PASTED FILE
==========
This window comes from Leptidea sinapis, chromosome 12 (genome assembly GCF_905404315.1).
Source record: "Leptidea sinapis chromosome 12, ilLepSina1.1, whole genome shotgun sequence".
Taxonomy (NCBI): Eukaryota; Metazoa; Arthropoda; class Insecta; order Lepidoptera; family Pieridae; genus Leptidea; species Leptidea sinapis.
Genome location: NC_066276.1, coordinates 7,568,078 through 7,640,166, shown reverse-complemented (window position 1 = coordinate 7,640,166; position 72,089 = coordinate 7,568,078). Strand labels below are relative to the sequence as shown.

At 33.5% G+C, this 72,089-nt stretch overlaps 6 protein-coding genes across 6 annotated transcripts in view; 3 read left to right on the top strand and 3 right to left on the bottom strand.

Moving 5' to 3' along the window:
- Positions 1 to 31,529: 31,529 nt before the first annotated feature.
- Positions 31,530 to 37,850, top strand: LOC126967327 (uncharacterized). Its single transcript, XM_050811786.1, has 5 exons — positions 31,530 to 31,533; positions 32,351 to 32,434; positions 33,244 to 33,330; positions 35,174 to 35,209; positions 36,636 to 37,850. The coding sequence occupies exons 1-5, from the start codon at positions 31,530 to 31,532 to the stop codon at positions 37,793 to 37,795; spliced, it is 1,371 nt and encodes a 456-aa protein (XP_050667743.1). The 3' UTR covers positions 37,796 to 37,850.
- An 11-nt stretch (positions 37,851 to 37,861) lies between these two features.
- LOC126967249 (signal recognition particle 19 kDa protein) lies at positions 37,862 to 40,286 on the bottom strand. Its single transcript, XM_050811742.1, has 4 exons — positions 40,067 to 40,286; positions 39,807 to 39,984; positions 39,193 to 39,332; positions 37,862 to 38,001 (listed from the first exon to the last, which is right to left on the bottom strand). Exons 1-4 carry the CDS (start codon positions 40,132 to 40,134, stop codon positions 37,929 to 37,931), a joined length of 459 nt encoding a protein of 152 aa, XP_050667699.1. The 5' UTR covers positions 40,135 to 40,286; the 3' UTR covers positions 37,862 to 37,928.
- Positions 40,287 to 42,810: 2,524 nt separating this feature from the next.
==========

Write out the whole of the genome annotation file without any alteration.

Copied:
This window comes from Leptidea sinapis, chromosome 12 (genome assembly GCF_905404315.1).
Source record: "Leptidea sinapis chromosome 12, ilLepSina1.1, whole genome shotgun sequence".
Taxonomy (NCBI): Eukaryota; Metazoa; Arthropoda; class Insecta; order Lepidoptera; family Pieridae; genus Leptidea; species Leptidea sinapis.
Genome location: NC_066276.1, coordinates 7,568,078 through 7,640,166, shown reverse-complemented (window position 1 = coordinate 7,640,166; position 72,089 = coordinate 7,568,078). Strand labels below are relative to the sequence as shown.

At 33.5% G+C, this 72,089-nt stretch overlaps 6 protein-coding genes across 6 annotated transcripts in view; 3 read left to right on the top strand and 3 right to left on the bottom strand.

Moving 5' to 3' along the window:
- Positions 1 to 31,529: 31,529 nt before the first annotated feature.
- Positions 31,530 to 37,850, top strand: LOC126967327 (uncharacterized). Its single transcript, XM_050811786.1, has 5 exons — positions 31,530 to 31,533; positions 32,351 to 32,434; positions 33,244 to 33,330; positions 35,174 to 35,209; positions 36,636 to 37,850. The coding sequence occupies exons 1-5, from the start codon at positions 31,530 to 31,532 to the stop codon at positions 37,793 to 37,795; spliced, it is 1,371 nt and encodes a 456-aa protein (XP_050667743.1). The 3' UTR covers positions 37,796 to 37,850.
- An 11-nt stretch (positions 37,851 to 37,861) lies between these two features.
- LOC126967249 (signal recognition particle 19 kDa protein) lies at positions 37,862 to 40,286 on the bottom strand. Its single transcript, XM_050811742.1, has 4 exons — positions 40,067 to 40,286; positions 39,807 to 39,984; positions 39,193 to 39,332; positions 37,862 to 38,001 (listed from the first exon to the last, which is right to left on the bottom strand). Exons 1-4 carry the CDS (start codon positions 40,132 to 40,134, stop codon positions 37,929 to 37,931), a joined length of 459 nt encoding a protein of 152 aa, XP_050667699.1. The 5' UTR covers positions 40,135 to 40,286; the 3' UTR covers positions 37,862 to 37,928.
- Positions 40,287 to 42,810: 2,524 nt separating this feature from the next.